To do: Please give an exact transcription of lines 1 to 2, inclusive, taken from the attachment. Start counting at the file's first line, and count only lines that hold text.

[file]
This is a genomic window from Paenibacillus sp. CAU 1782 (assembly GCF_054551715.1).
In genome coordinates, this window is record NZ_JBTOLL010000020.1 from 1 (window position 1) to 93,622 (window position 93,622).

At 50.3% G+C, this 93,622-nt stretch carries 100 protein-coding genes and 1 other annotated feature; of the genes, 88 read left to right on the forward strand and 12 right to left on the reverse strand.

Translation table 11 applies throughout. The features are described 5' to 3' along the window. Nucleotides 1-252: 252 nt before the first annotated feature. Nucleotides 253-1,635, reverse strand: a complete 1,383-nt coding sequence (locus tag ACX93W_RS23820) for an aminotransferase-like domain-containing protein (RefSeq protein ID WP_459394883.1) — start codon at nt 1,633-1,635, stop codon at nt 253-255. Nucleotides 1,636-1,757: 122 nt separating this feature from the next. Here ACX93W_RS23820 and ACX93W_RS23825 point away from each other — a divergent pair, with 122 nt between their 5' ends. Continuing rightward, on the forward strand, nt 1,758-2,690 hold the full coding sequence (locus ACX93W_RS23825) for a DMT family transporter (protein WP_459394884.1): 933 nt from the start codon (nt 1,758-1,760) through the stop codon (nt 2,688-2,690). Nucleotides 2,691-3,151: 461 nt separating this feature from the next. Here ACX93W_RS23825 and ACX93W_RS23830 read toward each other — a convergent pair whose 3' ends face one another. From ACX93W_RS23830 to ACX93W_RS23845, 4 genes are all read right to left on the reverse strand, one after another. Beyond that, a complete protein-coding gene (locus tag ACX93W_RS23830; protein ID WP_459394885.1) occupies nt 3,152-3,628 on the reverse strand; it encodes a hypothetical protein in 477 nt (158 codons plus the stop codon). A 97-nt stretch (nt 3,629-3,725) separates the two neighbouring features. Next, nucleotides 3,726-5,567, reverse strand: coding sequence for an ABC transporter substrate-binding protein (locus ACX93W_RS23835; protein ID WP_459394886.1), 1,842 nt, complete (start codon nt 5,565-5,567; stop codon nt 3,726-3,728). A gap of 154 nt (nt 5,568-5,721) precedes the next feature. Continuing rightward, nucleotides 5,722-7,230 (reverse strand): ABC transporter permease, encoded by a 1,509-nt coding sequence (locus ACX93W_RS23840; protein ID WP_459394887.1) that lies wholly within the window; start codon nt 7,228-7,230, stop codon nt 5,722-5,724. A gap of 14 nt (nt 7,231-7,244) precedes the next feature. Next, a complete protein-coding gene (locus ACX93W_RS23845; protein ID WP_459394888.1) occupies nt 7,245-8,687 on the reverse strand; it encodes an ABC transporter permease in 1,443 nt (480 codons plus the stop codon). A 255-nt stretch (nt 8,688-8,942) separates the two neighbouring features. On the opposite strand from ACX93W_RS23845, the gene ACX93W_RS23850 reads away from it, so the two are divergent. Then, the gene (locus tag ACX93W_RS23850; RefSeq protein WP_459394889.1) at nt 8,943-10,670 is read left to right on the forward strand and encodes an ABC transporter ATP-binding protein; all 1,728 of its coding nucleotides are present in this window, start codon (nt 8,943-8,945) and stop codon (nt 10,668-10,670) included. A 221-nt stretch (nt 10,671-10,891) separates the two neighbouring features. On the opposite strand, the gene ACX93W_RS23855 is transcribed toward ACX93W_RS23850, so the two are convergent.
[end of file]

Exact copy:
This is a genomic window from Paenibacillus sp. CAU 1782 (assembly GCF_054551715.1).
In genome coordinates, this window is record NZ_JBTOLL010000020.1 from 1 (window position 1) to 93,622 (window position 93,622).